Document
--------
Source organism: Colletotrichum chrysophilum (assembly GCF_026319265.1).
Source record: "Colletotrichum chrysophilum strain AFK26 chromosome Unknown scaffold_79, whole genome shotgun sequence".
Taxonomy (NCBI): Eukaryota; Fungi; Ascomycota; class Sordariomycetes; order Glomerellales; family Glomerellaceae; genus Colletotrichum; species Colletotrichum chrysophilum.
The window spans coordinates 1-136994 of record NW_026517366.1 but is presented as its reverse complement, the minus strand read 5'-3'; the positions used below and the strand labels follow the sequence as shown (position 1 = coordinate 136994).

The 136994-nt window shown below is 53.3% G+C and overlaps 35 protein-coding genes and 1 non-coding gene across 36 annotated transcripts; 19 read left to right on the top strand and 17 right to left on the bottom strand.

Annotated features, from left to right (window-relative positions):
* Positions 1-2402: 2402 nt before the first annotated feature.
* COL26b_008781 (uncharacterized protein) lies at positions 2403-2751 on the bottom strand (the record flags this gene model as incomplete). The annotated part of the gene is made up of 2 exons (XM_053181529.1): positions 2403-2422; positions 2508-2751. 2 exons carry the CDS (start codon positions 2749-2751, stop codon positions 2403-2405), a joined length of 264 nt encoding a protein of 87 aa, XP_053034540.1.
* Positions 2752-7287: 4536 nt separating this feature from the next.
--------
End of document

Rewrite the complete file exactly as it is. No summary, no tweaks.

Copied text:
Source organism: Colletotrichum chrysophilum (assembly GCF_026319265.1).
Source record: "Colletotrichum chrysophilum strain AFK26 chromosome Unknown scaffold_79, whole genome shotgun sequence".
Taxonomy (NCBI): Eukaryota; Fungi; Ascomycota; class Sordariomycetes; order Glomerellales; family Glomerellaceae; genus Colletotrichum; species Colletotrichum chrysophilum.
The window spans coordinates 1-136994 of record NW_026517366.1 but is presented as its reverse complement, the minus strand read 5'-3'; the positions used below and the strand labels follow the sequence as shown (position 1 = coordinate 136994).

The 136994-nt window shown below is 53.3% G+C and overlaps 35 protein-coding genes and 1 non-coding gene across 36 annotated transcripts; 19 read left to right on the top strand and 17 right to left on the bottom strand.

Annotated features, from left to right (window-relative positions):
* Positions 1-2402: 2402 nt before the first annotated feature.
* COL26b_008781 (uncharacterized protein) lies at positions 2403-2751 on the bottom strand (the record flags this gene model as incomplete). The annotated part of the gene is made up of 2 exons (XM_053181529.1): positions 2403-2422; positions 2508-2751. 2 exons carry the CDS (start codon positions 2749-2751, stop codon positions 2403-2405), a joined length of 264 nt encoding a protein of 87 aa, XP_053034540.1.
* Positions 2752-7287: 4536 nt separating this feature from the next.